1957: The Bridge on the River Kwai by David Lean
It's hard not to appreciate a film about Alec Guinness, Sessue Hayakawa, and William Holden, but this isn't exactly one of my favorites. But what do I know? My favorite Lean epic is Doctor Zhivago.
1958: Gigi by Vincente Minnelli
As I said above, Some Came Running makes Gigi look like the little girl it is. Oh, it's fine, splendid in parts, and I love me some Maurice Chevalier. It's just nowhere near Minnelli's best, the latest in a long trend of Oscar anointing the lesser work of great artists.
1959: Ben-Hur by William Wyler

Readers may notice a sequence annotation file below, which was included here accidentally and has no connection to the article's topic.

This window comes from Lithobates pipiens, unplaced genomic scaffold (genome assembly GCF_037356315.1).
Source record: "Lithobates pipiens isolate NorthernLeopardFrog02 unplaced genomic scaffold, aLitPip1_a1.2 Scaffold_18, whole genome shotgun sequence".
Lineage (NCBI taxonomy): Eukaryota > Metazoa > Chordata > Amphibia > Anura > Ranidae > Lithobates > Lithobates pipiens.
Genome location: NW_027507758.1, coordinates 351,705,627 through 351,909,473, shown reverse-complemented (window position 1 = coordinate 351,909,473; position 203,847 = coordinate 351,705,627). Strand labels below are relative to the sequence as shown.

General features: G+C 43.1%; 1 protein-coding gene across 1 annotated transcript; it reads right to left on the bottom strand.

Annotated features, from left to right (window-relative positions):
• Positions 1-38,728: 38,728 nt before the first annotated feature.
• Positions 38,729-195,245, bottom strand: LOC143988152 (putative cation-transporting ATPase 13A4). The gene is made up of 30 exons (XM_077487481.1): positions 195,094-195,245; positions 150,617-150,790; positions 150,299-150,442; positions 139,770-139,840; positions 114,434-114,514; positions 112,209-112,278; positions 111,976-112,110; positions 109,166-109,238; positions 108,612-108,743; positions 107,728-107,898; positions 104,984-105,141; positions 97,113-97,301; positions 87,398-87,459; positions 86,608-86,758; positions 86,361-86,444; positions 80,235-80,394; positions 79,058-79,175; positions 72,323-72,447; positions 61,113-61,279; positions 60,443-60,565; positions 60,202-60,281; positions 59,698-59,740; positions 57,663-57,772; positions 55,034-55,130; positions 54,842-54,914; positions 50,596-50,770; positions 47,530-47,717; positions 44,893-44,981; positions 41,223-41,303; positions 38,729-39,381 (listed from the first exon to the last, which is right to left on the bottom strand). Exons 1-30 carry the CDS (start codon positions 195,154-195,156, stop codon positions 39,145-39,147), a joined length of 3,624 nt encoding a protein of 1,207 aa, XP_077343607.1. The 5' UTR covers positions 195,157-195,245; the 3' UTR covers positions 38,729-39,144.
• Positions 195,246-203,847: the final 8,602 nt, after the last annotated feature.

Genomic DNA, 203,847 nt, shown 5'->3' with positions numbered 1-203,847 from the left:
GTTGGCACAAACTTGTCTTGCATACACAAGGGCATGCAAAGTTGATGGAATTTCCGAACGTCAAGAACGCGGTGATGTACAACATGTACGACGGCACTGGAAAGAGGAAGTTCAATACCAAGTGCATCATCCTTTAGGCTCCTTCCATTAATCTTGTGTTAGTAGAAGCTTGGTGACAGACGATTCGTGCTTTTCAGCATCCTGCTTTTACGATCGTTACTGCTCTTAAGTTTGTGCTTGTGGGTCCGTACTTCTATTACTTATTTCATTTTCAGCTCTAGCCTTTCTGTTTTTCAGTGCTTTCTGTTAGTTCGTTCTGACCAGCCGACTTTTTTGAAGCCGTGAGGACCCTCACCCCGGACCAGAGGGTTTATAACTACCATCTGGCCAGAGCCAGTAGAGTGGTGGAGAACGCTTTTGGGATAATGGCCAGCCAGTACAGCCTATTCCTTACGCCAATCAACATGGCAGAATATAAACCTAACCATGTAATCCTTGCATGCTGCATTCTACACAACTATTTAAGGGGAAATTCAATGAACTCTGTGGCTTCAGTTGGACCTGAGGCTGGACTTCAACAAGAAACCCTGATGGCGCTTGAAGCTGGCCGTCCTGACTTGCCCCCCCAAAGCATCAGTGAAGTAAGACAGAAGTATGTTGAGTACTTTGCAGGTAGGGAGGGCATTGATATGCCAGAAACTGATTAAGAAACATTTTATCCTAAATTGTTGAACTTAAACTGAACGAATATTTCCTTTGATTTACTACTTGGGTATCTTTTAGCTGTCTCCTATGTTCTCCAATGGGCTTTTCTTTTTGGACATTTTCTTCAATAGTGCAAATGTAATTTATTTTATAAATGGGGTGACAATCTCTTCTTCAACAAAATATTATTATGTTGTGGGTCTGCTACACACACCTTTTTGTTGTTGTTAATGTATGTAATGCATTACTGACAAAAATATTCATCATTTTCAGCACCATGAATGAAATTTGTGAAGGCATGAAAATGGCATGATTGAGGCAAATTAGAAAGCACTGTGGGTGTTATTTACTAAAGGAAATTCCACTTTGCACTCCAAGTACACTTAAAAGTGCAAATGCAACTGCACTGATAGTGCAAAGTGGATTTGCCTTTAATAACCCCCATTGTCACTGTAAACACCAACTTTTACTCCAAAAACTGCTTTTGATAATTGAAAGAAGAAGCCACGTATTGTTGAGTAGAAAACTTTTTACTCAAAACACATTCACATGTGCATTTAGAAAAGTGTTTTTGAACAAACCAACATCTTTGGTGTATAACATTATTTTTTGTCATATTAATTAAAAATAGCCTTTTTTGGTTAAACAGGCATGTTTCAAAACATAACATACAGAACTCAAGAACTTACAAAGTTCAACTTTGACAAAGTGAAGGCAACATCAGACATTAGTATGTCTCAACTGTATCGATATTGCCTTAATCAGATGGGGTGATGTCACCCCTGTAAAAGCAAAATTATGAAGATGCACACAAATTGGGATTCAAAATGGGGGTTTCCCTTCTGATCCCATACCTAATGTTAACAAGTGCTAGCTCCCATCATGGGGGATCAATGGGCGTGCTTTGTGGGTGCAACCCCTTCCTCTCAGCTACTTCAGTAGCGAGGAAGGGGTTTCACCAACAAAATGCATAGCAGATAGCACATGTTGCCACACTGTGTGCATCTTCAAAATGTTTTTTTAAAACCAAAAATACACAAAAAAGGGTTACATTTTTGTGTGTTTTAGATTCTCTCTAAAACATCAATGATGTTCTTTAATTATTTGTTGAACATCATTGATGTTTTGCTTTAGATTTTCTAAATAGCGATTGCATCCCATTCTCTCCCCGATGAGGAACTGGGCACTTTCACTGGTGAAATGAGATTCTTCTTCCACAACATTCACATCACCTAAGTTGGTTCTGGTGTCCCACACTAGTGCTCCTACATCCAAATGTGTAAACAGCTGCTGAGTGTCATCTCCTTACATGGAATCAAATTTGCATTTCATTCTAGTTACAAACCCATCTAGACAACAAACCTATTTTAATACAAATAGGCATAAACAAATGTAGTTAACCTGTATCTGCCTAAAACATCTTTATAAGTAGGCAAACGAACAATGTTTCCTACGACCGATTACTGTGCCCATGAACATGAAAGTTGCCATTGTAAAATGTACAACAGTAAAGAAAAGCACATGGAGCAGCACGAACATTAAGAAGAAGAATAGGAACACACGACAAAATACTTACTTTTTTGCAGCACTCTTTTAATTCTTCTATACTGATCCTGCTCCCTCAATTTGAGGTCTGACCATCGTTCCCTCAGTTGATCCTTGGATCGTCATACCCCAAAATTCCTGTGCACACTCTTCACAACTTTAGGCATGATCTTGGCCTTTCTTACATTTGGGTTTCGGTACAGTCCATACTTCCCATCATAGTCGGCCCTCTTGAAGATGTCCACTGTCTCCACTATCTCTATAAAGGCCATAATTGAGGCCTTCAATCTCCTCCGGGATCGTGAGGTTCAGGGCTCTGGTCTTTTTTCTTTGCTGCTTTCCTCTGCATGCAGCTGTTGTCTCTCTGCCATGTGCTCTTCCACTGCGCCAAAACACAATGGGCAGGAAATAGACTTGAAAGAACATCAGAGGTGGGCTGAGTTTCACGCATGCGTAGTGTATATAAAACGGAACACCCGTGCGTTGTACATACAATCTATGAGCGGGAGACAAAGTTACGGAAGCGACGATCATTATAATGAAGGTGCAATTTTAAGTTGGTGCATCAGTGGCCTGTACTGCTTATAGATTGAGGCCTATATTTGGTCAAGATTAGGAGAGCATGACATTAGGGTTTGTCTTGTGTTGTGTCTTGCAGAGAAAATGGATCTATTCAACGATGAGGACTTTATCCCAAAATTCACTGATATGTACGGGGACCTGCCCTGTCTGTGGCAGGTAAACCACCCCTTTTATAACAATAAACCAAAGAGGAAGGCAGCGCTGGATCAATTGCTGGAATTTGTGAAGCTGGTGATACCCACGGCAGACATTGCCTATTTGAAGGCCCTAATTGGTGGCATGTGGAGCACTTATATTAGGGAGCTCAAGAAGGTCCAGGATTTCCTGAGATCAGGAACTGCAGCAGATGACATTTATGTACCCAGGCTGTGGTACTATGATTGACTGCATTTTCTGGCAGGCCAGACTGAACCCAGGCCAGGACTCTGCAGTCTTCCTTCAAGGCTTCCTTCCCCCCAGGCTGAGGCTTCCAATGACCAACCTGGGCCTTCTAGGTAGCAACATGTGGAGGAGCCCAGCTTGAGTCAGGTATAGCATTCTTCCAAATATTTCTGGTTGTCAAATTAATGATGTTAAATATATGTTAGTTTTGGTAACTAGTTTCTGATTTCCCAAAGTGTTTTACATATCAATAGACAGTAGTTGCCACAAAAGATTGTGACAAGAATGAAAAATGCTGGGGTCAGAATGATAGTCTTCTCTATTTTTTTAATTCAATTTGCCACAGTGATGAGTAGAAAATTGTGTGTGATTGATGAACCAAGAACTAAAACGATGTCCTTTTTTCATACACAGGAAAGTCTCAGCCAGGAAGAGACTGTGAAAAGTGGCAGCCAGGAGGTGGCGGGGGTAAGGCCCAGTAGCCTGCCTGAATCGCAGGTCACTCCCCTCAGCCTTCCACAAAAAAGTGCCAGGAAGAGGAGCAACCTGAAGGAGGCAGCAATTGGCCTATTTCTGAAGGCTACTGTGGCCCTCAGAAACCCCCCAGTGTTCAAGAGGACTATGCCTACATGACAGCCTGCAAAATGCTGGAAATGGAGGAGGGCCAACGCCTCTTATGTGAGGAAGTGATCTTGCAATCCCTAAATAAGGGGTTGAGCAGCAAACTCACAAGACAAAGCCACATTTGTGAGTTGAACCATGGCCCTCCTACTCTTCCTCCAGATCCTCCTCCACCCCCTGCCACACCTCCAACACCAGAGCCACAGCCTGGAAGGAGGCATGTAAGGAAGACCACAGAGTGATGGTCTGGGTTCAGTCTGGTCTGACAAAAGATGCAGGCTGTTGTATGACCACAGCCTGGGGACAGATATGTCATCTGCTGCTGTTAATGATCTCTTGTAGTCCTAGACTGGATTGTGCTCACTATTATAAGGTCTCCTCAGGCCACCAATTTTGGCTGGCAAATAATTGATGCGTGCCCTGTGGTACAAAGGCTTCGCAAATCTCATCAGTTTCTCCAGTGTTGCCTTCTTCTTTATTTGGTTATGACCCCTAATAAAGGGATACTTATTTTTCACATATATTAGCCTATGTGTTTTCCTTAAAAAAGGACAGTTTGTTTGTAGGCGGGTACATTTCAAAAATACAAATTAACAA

Speaking of the fat ‘50s, Ben-Hur has some pretty (and pretty florid) stuff for the first seven hours, but it gets good as soon as it actually begins, which is to say as Charlton Heston grits his way onscreen. There’s classic epic stuff about loyalty and power and revenge, and then comes an inciting incident so suspenseful I forgot all about how much I hate Gladiator. And such precision! Shot 1: Low-angle from the road looking up at Judah and Esther on the roof as they overlook the royal procession just after she accidentally looses some tiles, which knock Gratus off his horse. Shot 2: Aerial high-angle from above the road looking down at Judah and Esther on the roof and panning slightly to reveal the courtyard inner sanctum. Shot 3: Low-angle from the courtyard as the soldiers enter looking up at Judah and Esther on the roof. It’s so sudden and tense despite being foreshadowed, and the geographic integrity of that sequence is more miraculous than anything that happens afterward. The chariot race is so masterful the only thing it could have used is an insert of Jabba nonchalantly knocking a small alien off his towering pedestal.